Of His Miracles
Throughout my pregnancy with my first-born, I often found myself marveling over the fact that my body seemed like a perfectly programmed machine that simply knew what it was meant to do. All these pieces came together and worked and chugged and by the end of it, out would come this perfect little human. And all the while, I had no conscious knowledge of all that was required for the desire outcome. It was all my body. It knew exactly what to do. As soon as an embryo was developed and securely in place, my body went to work – it formed a placenta and a cord through which my baby would be nourished for months, amniotic fluid was created to envelope my baby in a warm cushion. Eventually milk began to produce and flow. Without any particular effort on my part at all. The cognizant portion of my brain was not in use for any of the necessary processes to create human life.
And I was in awe at what my body could do without my knowing a lick of the biology behind it. What a beautiful creation of God.
After the the third successful completion of such a process, I began to feel my body, in particular, was made for this. I know so many women struggle with the feeling that their body has betrayed them, for somewhere it has failed to pick up this most basic of information – this process for developing life. Mine was a gift and I wanted to handle it well. This was the first inkling of what was to become our surrogacy journey – this recognition that my body seemed to have the mechanics of life built right in.
So, when we implanted the first embryo formed of another couple’s DNA, with the end goal to place the resulting child into said couple’s arms nine months later, I was nervous, of course, because who knew how well the implantation would go in the first place, but when the heart began to beat, I figured it was smooth sailing from there. My body knew how to do this. My body could make a baby in my sleep.
And then my body failed me.
The little heart in my womb stopped its beating and my well-programmed machine had malfunctioned. And now my own heart within me was broken.
Yet, in His infinite wisdom, God used that moment to teach me an important lesson that I need to be carrying with me as we continue along this journey to which He has called us.
It was never up to me. It was never up to my body. Yes, my body is a key instrument in this process. But it is an instrument, to be used by the Divine Creator. During that first pregnancy, the one that ended in miscarriage, though I had known God was a part of the entire process to get to that point, I think I’d almost gotten lazy and figured He’d done His part – the baby was in there – and now it was just up to me and my body to finish the rest.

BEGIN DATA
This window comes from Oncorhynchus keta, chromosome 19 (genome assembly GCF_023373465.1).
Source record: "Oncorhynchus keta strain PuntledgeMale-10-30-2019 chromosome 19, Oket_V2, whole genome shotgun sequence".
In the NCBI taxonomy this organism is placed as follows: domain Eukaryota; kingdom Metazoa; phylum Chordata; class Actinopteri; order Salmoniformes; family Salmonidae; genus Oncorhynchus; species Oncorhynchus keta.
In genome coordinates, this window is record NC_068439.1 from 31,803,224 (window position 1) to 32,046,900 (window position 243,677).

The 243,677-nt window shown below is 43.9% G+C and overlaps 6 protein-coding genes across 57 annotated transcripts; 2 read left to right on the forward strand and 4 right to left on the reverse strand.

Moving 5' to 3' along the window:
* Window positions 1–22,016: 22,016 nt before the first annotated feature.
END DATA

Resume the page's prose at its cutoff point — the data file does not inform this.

Now I know. He has taught me so much. Every single life is a pure miracle. It’s not the product of a machine. There is a biology to it and natural processes are at work that were put in place by our Creator, and, yes, that is beautiful. But life is a gift. And it cannot happen apart from His hand. No matter how much I will my own body to do this well the second time around, it is no more in my hands now than it was when four little ones came from this womb, or when one little one left too early.
God has been and will always be in control.
And when a child is finally placed in the arms of these waiting parents, it will not be because I am anything special, but because God, in His great grace, has allowed me to be a part of His miracle.
At the beginning of this journey, I took to wearing a necklace I had received a number of years ago at a ladies event at church. It reads, “Worth it All.” Though the words are based on lyrics to a beautiful song indicating Jesus, of course, to be worth everything we endure on this earth, I began, also, to see it as a message about this baby that I believe will come to be. This little one will be worth all that we’ve gone through. Around the time we lost the first little life, I added in a small pocketwatch necklace I’d recently purchased. I initially did so merely for the appearance of it, but after a few more doctor visits, I looked down at one point and remembered, this little pocketwatch, I discovered the day after buying it, isn’t at all accurate. After being set twice in two days, I realized it would never run on the correct time. And, yet, now I see that maybe it was always meant to mean more than something by which to track the hour. This little one, as the one necklace states, will be Worth it All, and, as the other reminds me, it won’t necessarily come on our time, but on His time alone.
Thus, as I prepare for each appointment, I adorn myself with these reminders – always keeping in mind that all of this continues to be in His hands.
We will continue to wait, because He is never late. And His miracles are always perfect.